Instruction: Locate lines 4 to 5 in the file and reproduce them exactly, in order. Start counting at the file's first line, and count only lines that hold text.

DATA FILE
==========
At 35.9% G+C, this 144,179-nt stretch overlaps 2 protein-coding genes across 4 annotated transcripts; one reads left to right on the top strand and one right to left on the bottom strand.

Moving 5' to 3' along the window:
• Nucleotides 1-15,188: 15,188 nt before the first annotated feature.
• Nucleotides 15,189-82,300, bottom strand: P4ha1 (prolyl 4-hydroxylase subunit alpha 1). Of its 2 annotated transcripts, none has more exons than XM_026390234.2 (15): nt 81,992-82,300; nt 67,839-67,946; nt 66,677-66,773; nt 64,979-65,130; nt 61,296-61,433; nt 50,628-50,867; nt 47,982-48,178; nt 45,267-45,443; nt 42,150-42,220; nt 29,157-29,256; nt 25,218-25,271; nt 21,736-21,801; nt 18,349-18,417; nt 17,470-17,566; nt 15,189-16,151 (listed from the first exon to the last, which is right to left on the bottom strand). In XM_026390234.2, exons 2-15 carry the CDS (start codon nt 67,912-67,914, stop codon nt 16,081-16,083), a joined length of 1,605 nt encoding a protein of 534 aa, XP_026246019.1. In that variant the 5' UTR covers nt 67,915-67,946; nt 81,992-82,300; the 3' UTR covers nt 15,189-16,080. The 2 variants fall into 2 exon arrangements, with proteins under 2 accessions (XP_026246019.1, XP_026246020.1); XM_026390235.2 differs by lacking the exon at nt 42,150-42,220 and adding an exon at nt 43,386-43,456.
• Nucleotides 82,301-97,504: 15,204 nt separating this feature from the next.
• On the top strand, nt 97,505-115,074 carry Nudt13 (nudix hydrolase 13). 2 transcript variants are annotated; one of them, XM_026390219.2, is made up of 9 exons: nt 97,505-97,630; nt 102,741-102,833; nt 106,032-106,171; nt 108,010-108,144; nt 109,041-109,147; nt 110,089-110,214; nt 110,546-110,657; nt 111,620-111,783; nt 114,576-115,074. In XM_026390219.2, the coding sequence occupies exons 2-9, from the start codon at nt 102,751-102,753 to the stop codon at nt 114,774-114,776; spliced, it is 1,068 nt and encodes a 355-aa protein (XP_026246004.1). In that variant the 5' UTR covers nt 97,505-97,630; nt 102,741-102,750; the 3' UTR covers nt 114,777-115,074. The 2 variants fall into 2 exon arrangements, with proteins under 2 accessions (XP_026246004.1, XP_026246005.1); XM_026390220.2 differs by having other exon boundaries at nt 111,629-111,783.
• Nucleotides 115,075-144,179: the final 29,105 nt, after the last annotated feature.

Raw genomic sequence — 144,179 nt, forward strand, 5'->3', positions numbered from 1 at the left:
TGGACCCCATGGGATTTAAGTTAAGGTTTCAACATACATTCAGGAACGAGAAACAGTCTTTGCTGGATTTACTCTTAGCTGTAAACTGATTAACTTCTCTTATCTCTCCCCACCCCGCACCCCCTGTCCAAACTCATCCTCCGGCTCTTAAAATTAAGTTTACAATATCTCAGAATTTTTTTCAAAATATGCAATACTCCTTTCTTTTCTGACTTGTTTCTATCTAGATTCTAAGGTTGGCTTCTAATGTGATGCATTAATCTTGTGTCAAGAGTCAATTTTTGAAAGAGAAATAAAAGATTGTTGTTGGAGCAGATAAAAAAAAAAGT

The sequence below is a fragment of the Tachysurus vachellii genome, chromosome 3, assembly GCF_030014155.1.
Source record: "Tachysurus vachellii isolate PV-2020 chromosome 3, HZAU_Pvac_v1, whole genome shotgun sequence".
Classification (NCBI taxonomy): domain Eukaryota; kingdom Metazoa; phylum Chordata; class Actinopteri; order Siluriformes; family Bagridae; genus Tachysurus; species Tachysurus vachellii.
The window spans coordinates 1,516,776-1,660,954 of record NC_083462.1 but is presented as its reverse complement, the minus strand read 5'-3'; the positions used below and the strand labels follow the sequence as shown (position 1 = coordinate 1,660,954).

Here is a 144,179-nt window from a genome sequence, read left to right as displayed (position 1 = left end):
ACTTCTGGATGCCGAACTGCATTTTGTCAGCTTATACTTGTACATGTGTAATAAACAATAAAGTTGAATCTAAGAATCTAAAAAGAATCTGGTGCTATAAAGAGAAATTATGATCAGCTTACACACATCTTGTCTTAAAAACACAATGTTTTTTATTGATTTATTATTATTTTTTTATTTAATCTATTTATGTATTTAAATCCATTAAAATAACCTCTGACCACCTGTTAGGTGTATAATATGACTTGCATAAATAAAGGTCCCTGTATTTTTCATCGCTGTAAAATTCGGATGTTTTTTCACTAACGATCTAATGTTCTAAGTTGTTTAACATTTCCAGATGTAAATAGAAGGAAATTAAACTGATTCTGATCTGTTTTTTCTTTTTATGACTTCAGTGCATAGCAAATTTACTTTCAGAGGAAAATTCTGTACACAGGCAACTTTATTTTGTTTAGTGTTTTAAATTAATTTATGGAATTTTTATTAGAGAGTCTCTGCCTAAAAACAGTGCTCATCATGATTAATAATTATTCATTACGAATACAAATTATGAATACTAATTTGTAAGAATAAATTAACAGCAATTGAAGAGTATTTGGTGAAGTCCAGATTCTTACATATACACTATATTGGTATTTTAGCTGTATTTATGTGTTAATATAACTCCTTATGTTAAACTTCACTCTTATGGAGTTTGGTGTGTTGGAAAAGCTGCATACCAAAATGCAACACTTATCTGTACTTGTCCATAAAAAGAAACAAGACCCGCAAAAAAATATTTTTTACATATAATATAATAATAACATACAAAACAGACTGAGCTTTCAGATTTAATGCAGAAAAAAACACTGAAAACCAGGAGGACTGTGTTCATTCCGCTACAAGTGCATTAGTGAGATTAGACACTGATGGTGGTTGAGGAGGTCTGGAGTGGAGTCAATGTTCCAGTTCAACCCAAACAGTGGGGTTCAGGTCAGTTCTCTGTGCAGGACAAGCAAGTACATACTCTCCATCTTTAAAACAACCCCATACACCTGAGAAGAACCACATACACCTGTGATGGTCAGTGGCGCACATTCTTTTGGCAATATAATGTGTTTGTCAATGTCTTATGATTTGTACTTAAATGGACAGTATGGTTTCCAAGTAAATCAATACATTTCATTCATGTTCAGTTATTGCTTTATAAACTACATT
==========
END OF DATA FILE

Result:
• Nucleotides 15,189-82,300, bottom strand: P4ha1 (prolyl 4-hydroxylase subunit alpha 1). Of its 2 annotated transcripts, none has more exons than XM_026390234.2 (15): nt 81,992-82,300; nt 67,839-67,946; nt 66,677-66,773; nt 64,979-65,130; nt 61,296-61,433; nt 50,628-50,867; nt 47,982-48,178; nt 45,267-45,443; nt 42,150-42,220; nt 29,157-29,256; nt 25,218-25,271; nt 21,736-21,801; nt 18,349-18,417; nt 17,470-17,566; nt 15,189-16,151 (listed from the first exon to the last, which is right to left on the bottom strand). In XM_026390234.2, exons 2-15 carry the CDS (start codon nt 67,912-67,914, stop codon nt 16,081-16,083), a joined length of 1,605 nt encoding a protein of 534 aa, XP_026246019.1. In that variant the 5' UTR covers nt 67,915-67,946; nt 81,992-82,300; the 3' UTR covers nt 15,189-16,080. The 2 variants fall into 2 exon arrangements, with proteins under 2 accessions (XP_026246019.1, XP_026246020.1); XM_026390235.2 differs by lacking the exon at nt 42,150-42,220 and adding an exon at nt 43,386-43,456.
• Nucleotides 82,301-97,504: 15,204 nt separating this feature from the next.